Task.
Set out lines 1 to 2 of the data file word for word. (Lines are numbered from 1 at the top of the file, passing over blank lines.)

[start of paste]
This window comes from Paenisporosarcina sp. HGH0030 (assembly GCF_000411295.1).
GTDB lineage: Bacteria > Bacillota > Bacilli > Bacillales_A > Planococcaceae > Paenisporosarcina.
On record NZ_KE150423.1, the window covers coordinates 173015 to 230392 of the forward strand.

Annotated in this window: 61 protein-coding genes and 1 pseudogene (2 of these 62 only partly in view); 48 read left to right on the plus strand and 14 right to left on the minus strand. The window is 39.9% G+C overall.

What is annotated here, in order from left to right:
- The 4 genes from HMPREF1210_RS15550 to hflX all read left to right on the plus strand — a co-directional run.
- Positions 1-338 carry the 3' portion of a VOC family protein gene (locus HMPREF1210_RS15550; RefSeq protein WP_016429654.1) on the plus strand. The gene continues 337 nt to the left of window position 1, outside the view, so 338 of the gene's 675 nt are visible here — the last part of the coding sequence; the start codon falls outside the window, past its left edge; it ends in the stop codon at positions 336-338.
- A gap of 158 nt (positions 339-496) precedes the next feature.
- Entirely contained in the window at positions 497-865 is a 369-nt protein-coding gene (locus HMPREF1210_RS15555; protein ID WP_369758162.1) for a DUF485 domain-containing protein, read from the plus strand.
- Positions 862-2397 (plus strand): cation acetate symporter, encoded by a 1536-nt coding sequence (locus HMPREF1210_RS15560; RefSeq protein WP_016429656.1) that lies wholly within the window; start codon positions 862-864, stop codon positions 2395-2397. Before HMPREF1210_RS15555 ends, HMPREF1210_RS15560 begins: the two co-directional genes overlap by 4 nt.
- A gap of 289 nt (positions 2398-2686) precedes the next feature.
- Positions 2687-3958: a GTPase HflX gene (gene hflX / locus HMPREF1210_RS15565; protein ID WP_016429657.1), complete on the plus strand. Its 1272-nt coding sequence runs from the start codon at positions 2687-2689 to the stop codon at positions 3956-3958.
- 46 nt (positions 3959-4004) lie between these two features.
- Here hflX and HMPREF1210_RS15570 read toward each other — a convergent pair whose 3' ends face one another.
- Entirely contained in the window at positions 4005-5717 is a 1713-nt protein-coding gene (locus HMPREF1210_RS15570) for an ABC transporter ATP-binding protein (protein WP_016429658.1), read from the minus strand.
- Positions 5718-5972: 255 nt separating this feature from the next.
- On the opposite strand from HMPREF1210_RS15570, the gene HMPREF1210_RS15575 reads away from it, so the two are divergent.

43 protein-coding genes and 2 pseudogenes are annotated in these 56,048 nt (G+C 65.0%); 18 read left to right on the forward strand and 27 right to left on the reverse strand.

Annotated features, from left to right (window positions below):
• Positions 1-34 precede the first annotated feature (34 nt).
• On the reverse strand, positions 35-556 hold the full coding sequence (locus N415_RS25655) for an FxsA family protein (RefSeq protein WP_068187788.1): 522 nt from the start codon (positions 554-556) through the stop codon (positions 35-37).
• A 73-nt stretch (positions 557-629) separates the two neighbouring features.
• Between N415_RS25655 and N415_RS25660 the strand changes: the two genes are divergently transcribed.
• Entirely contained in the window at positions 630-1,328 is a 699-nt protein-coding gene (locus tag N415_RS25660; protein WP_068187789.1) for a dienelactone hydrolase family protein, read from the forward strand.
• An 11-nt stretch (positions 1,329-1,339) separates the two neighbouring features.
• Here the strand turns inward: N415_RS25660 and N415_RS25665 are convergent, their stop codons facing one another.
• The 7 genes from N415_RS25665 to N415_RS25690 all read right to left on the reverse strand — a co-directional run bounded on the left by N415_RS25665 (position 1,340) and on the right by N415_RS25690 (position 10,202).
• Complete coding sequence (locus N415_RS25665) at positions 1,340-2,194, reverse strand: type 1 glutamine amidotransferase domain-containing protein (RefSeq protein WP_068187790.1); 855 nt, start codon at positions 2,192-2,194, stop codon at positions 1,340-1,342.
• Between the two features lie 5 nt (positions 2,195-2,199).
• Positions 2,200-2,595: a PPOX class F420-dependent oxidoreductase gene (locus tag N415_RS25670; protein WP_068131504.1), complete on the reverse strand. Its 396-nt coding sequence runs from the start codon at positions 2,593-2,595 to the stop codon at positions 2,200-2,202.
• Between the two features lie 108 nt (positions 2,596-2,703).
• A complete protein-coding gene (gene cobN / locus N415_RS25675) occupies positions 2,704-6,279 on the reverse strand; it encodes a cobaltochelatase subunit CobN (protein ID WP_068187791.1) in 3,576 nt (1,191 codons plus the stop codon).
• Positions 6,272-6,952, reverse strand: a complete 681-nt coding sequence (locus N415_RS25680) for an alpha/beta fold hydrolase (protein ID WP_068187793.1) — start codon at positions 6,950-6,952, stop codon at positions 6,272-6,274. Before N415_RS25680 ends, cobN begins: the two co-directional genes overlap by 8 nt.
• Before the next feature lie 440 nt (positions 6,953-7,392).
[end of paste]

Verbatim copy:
This window comes from Paenisporosarcina sp. HGH0030 (assembly GCF_000411295.1).
GTDB lineage: Bacteria > Bacillota > Bacilli > Bacillales_A > Planococcaceae > Paenisporosarcina.